France investigates alleged child abuse by its troops in Central Africa

A French prosecutor is carrying out a preliminary investigation into allegations of child abuse by French soldiers stationed in Central African Republic, a Justice Ministry spokesman said on Wednesday.

Responding to a report in British daily the Guardian that a senior U.N. aid worker had been suspended after disclosing to prosecutors an internal report on the sexual abuse of children by French troops, the spokesman said:

"A preliminary investigation has been opened by the Paris prosecutor since July 31, 2014. The investigation is ongoing," he said declining to give further details.

A French judicial source said the prosecutor's office had received the U.N. report in July 2014 and was investigating if there had been abuse of minors.

The source said investigators had asked for assistance from Central African authorities. There was no immediate comment from the United Nations. An adviser to the Central African Republic president declined to comment.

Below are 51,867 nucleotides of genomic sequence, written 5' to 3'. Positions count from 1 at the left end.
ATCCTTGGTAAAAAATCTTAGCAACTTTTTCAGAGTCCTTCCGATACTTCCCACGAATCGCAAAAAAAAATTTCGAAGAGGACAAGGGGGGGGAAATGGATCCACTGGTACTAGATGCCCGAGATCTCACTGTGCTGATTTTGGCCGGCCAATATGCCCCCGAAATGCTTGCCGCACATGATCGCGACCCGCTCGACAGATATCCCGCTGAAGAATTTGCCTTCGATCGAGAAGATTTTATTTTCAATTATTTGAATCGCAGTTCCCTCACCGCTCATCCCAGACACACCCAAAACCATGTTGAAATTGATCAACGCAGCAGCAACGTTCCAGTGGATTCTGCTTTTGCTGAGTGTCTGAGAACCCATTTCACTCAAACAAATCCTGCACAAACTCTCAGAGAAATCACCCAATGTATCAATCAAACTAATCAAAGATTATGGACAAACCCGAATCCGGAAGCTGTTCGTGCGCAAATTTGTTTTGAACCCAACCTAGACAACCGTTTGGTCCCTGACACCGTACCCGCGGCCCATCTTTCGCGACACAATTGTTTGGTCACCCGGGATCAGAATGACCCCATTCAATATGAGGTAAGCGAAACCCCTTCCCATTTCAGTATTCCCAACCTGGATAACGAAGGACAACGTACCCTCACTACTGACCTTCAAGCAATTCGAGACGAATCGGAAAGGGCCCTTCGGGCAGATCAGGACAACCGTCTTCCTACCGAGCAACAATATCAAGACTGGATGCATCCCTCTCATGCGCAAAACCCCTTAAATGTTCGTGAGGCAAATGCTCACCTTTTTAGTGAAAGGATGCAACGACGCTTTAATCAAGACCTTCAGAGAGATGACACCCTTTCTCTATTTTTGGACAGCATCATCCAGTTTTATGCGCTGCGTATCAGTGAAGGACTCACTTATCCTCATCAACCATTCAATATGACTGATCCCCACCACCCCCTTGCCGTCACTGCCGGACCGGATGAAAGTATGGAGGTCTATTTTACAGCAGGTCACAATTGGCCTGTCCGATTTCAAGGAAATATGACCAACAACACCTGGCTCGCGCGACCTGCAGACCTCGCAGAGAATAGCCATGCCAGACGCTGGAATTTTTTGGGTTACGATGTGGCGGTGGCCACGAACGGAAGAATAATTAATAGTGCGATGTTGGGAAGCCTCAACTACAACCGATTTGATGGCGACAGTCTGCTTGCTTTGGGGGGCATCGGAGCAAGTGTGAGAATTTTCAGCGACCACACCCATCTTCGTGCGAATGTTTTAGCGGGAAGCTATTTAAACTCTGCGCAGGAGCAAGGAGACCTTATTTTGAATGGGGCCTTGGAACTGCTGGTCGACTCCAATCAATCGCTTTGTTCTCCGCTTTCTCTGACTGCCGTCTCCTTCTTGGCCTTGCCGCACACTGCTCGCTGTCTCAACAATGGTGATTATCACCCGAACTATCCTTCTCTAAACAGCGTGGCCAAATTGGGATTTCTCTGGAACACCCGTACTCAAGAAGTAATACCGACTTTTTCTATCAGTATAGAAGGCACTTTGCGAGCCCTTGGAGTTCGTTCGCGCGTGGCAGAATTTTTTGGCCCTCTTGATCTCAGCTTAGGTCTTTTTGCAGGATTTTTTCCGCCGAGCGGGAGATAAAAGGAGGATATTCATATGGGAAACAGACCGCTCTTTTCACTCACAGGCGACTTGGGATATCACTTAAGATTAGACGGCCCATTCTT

Citing sources close to the matter and a U.N. internal report leaked to it by advocacy group Aids Free World, the Guardian said a Geneva-based official had been suspended by the United Nations after handing the report to French authorities.

The Guardian said the report - entitled "Sexual Abuse on Children by International Armed Forces" - outlined details of rape and sodomy of young boys by French troops who work alongside the U.N. peacekeeping mission in the country.

The alleged abuse took place between December 2013 and June 2014 at a centre for internally displaced people at M'Poko airport in the capital Bangui, the Guardian said.

France intervened in its former colony more than two years ago to stem violence between Christian militias and largely Muslim Seleka rebels, who took power. It started withdrawing some of its 2,000 troops earlier this year handing over operations to U.N. peacekeepers.